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Monday, April 18, 2005
Of mobile landings and staircases: Japan in the global school of wizardry
By NORIKO HAMA
"Poised on the landing" is the way people have taken to talking about the Japanese economy lately. The English-language way of referring to the same thing is to call it "going through a soft patch."
The landing metaphor is altogether more elegant. It is also more accurate. For the expression "going through a soft patch" presupposes there is firmer ground farther up ahead. The idea is that things may be going slightly wrong at the moment, but they are bound to get better once the temporary hitch is out of the way.
Not so with a landing on a flight of stairs. You can be poised on a landing just as much on your way down, as when you are climbing your way up.
Moreover, as any diligent follower of the Harry Potter saga will know only too well, things become even more complicated if those landings and staircases happen to be in a school of magic.
In the Hogwarts School of Witchcraft and Wizardry, to which Harry Potter belongs, stairs and landings tend to shift positions from day to day. The landing you are poised on may actually connect to a flight of stairs that lead in a totally alien direction, both up as well as down, from that you had assumed would lie ahead.
The global school of econo-political magic and sorcery seems to present much the same sort of problem. You never know when those landings and staircases are going to shift positions.
The Japanese economy may or may not have made it out of the deflationary quagmire. The United States may or may not be on the verge of an inflationary outbreak. The Americans and the Europeans may or may not have patched up their differences over foreign policy. And just when Asia looked as though it was about to take some decisive steps forward toward greater integration, anti-Japanese sentiment flares up among the Chinese and the South Koreans.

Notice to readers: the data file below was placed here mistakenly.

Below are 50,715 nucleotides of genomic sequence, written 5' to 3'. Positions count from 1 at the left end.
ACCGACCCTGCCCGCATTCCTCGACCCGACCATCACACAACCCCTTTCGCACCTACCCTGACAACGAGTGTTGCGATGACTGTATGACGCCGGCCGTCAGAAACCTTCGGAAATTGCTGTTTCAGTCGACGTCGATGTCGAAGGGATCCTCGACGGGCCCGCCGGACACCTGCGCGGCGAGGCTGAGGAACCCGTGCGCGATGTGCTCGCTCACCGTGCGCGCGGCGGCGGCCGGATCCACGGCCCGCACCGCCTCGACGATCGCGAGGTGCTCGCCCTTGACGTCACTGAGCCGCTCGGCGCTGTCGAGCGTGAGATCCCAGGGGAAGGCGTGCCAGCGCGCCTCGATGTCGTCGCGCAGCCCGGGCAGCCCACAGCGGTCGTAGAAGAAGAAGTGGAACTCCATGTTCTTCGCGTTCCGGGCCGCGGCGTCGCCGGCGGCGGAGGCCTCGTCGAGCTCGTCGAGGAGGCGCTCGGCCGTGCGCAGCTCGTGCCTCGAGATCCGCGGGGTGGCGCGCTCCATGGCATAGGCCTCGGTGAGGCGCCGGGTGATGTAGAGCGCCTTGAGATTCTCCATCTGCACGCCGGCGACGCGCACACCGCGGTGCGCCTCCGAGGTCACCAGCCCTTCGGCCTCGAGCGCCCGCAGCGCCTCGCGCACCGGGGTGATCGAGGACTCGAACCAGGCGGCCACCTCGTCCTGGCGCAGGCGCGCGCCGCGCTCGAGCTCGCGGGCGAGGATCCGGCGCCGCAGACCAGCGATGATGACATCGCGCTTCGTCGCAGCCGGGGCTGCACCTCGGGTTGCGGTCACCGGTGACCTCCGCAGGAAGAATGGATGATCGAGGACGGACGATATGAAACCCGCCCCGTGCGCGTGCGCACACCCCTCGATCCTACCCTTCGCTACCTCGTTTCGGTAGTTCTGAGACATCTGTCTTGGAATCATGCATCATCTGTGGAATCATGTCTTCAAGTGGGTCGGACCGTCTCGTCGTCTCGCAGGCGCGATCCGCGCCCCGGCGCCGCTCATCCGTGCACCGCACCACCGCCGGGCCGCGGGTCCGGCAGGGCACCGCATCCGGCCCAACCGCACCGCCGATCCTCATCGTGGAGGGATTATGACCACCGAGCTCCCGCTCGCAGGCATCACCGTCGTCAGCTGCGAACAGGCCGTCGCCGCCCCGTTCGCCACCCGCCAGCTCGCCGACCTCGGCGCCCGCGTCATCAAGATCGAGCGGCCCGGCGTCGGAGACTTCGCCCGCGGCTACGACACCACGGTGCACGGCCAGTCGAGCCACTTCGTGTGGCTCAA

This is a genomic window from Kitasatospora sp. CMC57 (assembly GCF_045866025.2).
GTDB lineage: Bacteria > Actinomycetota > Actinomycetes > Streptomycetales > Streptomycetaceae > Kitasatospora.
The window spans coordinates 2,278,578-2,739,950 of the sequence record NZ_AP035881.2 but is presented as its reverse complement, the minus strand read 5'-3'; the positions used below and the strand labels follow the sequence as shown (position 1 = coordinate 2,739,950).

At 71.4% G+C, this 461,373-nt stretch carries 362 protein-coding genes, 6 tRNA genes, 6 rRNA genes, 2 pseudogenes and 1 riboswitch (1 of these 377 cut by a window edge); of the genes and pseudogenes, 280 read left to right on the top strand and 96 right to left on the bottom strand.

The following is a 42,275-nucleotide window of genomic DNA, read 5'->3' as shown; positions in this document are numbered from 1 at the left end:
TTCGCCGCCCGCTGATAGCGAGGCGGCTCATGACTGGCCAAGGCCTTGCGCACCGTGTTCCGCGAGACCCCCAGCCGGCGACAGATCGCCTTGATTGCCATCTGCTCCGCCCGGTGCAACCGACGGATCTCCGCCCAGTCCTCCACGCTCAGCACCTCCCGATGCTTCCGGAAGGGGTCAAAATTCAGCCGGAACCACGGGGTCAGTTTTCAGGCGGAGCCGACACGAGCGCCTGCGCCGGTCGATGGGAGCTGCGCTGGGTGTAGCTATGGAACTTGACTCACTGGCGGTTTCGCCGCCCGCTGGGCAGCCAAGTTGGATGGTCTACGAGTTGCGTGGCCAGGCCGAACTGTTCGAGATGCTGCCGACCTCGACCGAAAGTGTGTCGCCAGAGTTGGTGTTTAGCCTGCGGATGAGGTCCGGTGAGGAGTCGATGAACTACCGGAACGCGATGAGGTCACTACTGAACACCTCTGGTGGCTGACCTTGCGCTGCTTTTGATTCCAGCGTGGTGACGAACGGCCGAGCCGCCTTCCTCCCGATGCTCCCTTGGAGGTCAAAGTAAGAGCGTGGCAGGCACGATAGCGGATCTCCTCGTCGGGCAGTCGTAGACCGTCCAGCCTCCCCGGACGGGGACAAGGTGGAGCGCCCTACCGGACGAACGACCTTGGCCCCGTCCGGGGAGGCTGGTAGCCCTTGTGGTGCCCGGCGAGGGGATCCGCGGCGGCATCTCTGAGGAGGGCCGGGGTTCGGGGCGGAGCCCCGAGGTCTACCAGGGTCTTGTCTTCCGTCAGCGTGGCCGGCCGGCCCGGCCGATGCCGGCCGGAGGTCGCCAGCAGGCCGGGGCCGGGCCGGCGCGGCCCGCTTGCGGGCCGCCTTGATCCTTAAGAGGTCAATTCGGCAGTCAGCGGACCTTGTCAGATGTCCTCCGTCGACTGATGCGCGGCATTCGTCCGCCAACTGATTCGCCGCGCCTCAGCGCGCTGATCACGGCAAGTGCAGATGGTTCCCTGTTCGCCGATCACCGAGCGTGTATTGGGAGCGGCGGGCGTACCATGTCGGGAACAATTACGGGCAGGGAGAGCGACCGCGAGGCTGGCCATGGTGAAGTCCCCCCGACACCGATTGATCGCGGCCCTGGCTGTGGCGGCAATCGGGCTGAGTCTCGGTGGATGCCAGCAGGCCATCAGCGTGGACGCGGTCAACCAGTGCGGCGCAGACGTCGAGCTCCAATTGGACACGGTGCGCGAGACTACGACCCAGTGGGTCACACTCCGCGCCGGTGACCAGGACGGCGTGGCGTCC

The foreign-exchange market seems somewhat comatose of late, but you never know when a rude awakening will hit it once more.
To compound the uncertainty, there has been yet another Hogwartian twist in the current state of global affairs. It is that you need a password to get through the door at the top of those ever-mobile landings and staircases.
Utter the wrong words, and you will not get through. More frighteningly, you will go through the wrong door to a place you do not want to get to. Demand a permanent seat on the U.N. Security Council for no apparent reason and no convincing legitimacy, and you walk into a minefield of anger and resentment. You would deserve no better.
Once upon a time stairs and landings were immobile fixtures, and you needed no such thing as a password to proceed to the next stage in the world's affairs. But in a global world where no one nation or economy can claim single-handed leadership, everything is as mobile as it is elusive. All the more reason to be alert, sensitive and responsive to whatever magical shifts that may occur in the stair and landing configuration.
Regrettably, Japan's recent handling of its affairs, both political as well as economic, have been none of the above. We remain marooned on the mysterious landing, devoid of any foresight regarding the flight of stairs to which we are about to be connected.
The hope is that we won't say the wrong thing and go through the wrong door. The one leading toward further antagonism of our important Asian neighbors, for instance. It is a dangerous landing on which we are poised at the moment.
Noriko Hama is an economist and a professor at Doshisha University School of Management.